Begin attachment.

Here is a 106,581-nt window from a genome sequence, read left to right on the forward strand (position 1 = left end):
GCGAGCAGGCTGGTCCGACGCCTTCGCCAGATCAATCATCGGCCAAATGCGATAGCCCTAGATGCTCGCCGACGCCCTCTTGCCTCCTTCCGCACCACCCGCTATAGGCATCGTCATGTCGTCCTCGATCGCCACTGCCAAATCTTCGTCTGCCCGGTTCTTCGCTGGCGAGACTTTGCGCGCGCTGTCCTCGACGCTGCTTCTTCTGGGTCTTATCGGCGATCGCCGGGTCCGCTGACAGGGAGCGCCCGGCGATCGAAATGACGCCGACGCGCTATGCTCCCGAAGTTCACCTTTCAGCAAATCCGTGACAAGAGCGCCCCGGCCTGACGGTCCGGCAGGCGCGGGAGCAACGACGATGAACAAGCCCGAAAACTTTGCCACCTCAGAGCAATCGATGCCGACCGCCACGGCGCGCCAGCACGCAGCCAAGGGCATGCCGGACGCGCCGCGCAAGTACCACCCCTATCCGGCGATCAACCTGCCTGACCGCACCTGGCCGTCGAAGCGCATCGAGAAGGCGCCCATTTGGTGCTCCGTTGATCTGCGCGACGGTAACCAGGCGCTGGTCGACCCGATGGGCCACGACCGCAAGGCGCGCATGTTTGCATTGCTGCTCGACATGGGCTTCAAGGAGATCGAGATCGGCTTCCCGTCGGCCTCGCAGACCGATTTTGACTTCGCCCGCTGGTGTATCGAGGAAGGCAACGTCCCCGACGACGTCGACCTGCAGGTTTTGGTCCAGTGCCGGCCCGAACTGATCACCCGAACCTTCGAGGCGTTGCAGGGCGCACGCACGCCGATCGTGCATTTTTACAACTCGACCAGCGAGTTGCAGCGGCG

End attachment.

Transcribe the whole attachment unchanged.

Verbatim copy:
Here is a 106,581-nt window from a genome sequence, read left to right on the forward strand (position 1 = left end):
GCGAGCAGGCTGGTCCGACGCCTTCGCCAGATCAATCATCGGCCAAATGCGATAGCCCTAGATGCTCGCCGACGCCCTCTTGCCTCCTTCCGCACCACCCGCTATAGGCATCGTCATGTCGTCCTCGATCGCCACTGCCAAATCTTCGTCTGCCCGGTTCTTCGCTGGCGAGACTTTGCGCGCGCTGTCCTCGACGCTGCTTCTTCTGGGTCTTATCGGCGATCGCCGGGTCCGCTGACAGGGAGCGCCCGGCGATCGAAATGACGCCGACGCGCTATGCTCCCGAAGTTCACCTTTCAGCAAATCCGTGACAAGAGCGCCCCGGCCTGACGGTCCGGCAGGCGCGGGAGCAACGACGATGAACAAGCCCGAAAACTTTGCCACCTCAGAGCAATCGATGCCGACCGCCACGGCGCGCCAGCACGCAGCCAAGGGCATGCCGGACGCGCCGCGCAAGTACCACCCCTATCCGGCGATCAACCTGCCTGACCGCACCTGGCCGTCGAAGCGCATCGAGAAGGCGCCCATTTGGTGCTCCGTTGATCTGCGCGACGGTAACCAGGCGCTGGTCGACCCGATGGGCCACGACCGCAAGGCGCGCATGTTTGCATTGCTGCTCGACATGGGCTTCAAGGAGATCGAGATCGGCTTCCCGTCGGCCTCGCAGACCGATTTTGACTTCGCCCGCTGGTGTATCGAGGAAGGCAACGTCCCCGACGACGTCGACCTGCAGGTTTTGGTCCAGTGCCGGCCCGAACTGATCACCCGAACCTTCGAGGCGTTGCAGGGCGCACGCACGCCGATCGTGCATTTTTACAACTCGACCAGCGAGTTGCAGCGGCG